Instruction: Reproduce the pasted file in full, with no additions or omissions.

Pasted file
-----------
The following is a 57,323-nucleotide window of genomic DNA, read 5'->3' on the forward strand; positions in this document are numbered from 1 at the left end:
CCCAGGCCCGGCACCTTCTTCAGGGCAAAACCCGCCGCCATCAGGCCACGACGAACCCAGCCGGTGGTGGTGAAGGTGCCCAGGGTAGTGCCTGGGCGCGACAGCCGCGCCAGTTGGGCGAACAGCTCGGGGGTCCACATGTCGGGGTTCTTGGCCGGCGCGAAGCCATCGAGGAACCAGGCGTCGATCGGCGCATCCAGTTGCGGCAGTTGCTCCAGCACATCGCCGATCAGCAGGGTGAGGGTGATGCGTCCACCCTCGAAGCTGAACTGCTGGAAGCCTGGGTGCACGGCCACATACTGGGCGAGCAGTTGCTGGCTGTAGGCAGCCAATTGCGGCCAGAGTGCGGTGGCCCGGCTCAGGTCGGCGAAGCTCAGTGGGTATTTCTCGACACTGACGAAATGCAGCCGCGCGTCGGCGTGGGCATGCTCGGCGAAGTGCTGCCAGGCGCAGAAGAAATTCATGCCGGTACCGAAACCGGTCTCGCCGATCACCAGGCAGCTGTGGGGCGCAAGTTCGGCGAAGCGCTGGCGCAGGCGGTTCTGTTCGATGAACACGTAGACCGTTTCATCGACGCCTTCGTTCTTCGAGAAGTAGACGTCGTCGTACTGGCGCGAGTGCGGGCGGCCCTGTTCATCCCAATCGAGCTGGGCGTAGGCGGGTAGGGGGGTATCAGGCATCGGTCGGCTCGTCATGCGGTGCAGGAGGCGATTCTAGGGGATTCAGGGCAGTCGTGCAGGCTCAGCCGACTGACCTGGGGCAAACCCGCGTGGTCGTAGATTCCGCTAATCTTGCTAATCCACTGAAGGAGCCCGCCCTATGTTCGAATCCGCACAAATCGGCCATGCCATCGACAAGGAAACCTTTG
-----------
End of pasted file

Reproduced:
The following is a 57,323-nucleotide window of genomic DNA, read 5'->3' on the forward strand; positions in this document are numbered from 1 at the left end:
CCCAGGCCCGGCACCTTCTTCAGGGCAAAACCCGCCGCCATCAGGCCACGACGAACCCAGCCGGTGGTGGTGAAGGTGCCCAGGGTAGTGCCTGGGCGCGACAGCCGCGCCAGTTGGGCGAACAGCTCGGGGGTCCACATGTCGGGGTTCTTGGCCGGCGCGAAGCCATCGAGGAACCAGGCGTCGATCGGCGCATCCAGTTGCGGCAGTTGCTCCAGCACATCGCCGATCAGCAGGGTGAGGGTGATGCGTCCACCCTCGAAGCTGAACTGCTGGAAGCCTGGGTGCACGGCCACATACTGGGCGAGCAGTTGCTGGCTGTAGGCAGCCAATTGCGGCCAGAGTGCGGTGGCCCGGCTCAGGTCGGCGAAGCTCAGTGGGTATTTCTCGACACTGACGAAATGCAGCCGCGCGTCGGCGTGGGCATGCTCGGCGAAGTGCTGCCAGGCGCAGAAGAAATTCATGCCGGTACCGAAACCGGTCTCGCCGATCACCAGGCAGCTGTGGGGCGCAAGTTCGGCGAAGCGCTGGCGCAGGCGGTTCTGTTCGATGAACACGTAGACCGTTTCATCGACGCCTTCGTTCTTCGAGAAGTAGACGTCGTCGTACTGGCGCGAGTGCGGGCGGCCCTGTTCATCCCAATCGAGCTGGGCGTAGGCGGGTAGGGGGGTATCAGGCATCGGTCGGCTCGTCATGCGGTGCAGGAGGCGATTCTAGGGGATTCAGGGCAGTCGTGCAGGCTCAGCCGACTGACCTGGGGCAAACCCGCGTGGTCGTAGATTCCGCTAATCTTGCTAATCCACTGAAGGAGCCCGCCCTATGTTCGAATCCGCACAAATCGGCCATGCCATCGACAAGGAAACCTTTG